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World & Nation

VA medical center manager indicted in waiting-list scandal

Veterans Affairs

A visitor leaves a Veterans Affairs medical center near Sacramento. It is unclear whether the national waiting-list scandal will lead to any indictments in California. 

(Rich Pedroncelli / Associated Press)

More than a year after a waiting-list scandal raised serious questions about veterans’ care nationwide, federal prosecutors announced their first indictment in the case, targeting a manager of a Veterans Affairs medical center in Georgia.

The 50 charges against Cathedral Henderson allege that in February 2014, he ordered staffers at Charlie Norwood VA Medical Center in Augusta to close out some 2,700 unresolved requests for outside appointments by “falsely declaring” they were completed or refused by patients, when in fact the patients were still waiting for care, according to the indictment.

Justice Department officials said they could not comment on whether indictments are pending elsewhere. The Veterans Affairs Department said that the indictment was exclusive to Augusta so far and that no action was pending in Los Angeles.

Concerns over waiting times for care at VA hospitals erupted in April 2014 after whistle-blowers in Phoenix accused administrators of keeping a secret waiting list to hide delays in treatment -- delays that were so long, at least 18 veterans died before being seen. Similar problems were found in facilities across the country, and the chief of the VA stepped down that May.

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On Monday, Cosme Lopez, a spokesman for the U.S. attorney’s office in Phoenix, said he could not say “yes” or “no” to whether indictments are pending there.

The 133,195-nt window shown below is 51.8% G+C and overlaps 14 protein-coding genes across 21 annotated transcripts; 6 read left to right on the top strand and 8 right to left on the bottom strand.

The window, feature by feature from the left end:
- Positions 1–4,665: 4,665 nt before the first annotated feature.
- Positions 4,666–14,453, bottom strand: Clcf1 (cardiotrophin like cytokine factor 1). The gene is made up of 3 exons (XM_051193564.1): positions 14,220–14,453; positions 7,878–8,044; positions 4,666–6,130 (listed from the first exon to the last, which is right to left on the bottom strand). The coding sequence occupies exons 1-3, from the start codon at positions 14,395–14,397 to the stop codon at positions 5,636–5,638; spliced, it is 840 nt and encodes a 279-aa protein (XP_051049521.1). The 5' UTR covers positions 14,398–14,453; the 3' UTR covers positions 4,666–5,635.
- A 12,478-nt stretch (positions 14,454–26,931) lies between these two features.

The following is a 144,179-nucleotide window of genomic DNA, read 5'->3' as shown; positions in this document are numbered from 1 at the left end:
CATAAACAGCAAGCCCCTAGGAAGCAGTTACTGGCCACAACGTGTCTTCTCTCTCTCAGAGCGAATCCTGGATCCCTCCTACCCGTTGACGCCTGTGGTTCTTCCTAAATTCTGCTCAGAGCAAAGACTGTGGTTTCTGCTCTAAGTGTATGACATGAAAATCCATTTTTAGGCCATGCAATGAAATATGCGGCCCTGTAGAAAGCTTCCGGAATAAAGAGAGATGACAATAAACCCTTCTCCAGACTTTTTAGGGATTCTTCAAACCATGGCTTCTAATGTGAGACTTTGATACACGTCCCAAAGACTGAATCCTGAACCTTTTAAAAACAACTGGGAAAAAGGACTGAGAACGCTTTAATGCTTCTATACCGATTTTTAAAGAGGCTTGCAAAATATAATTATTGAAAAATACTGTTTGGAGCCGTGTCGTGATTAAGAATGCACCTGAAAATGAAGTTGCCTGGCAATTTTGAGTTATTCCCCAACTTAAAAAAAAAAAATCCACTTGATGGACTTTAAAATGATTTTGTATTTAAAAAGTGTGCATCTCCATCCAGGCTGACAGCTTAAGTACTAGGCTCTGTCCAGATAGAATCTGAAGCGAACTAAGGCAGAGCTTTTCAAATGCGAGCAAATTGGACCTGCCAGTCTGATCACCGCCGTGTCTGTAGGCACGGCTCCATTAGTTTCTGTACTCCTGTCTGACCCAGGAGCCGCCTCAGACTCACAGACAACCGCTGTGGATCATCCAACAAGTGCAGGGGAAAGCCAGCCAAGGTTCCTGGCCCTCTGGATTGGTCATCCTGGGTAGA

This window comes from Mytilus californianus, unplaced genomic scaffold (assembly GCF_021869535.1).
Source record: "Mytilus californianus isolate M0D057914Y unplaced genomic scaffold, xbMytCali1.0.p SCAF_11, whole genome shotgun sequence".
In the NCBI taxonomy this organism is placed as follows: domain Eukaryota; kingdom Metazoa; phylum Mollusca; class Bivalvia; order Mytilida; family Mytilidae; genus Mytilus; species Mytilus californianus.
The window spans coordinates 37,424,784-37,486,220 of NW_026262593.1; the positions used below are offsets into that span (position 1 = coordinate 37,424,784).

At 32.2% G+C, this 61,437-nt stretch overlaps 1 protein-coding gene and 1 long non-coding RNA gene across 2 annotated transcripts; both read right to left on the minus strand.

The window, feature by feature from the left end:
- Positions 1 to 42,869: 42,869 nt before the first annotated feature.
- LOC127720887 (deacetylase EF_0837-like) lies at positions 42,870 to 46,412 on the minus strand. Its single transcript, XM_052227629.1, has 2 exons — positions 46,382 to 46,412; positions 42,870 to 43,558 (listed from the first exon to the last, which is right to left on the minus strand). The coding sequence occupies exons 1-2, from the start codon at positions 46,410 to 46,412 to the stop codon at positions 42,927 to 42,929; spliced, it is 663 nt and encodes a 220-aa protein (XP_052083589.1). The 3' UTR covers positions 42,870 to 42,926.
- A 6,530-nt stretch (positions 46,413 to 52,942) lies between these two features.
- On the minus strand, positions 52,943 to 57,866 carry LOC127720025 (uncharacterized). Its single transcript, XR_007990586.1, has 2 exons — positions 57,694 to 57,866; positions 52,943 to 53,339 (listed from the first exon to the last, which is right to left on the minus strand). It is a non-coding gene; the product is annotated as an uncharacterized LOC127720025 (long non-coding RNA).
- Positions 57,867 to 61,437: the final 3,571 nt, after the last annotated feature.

Henderson, who is charged with 50 counts of making false statements related to healthcare matters, pleaded not guilty Friday in U.S. District Court. The VA placed him on administrative leave the same day, VA spokeswoman Walinda West said in a statement. She said additional action may be taken depending on the indictment.

Henderson was responsible for managing outside consultations for veterans when the VA could not provide the care, according to the indictment. The indictment alleges he falsified records under pressure from the undersecretary for health at the VA to close unresolved requests for consultations.

Henderson denies all wrongdoing, according to his attorney, Keith B. Johnson.

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“My client has always done his job to the best of his ability,” Johnson said. “In essence, he is a soldier and he’s always wanted to help soldiers.… He has had an impeccable working career as a soldier and at the VA since 1992, so we ask everyone to withhold judgment.”

The VA has terminated 1,755 employees and pursued disciplinary action against 187 more since VA Secretary Robert McDonald took over last July after the scandal, West said in a statement.

The VA’s Office of the Inspector General has completed its investigation into 50 of 99 VA facilities identified in an 2014 audit as having problems with scheduling patients, leading so far to disciplinary action at five facilities and continued investigation into 16 to identify what further action is warranted.

In April, a year after the scandal erupted, the Associated Press reported that the number of veterans facing long wait times at VA medical centers had not declined.

Times staff writer Christine Mai-Duc contributed to this report.


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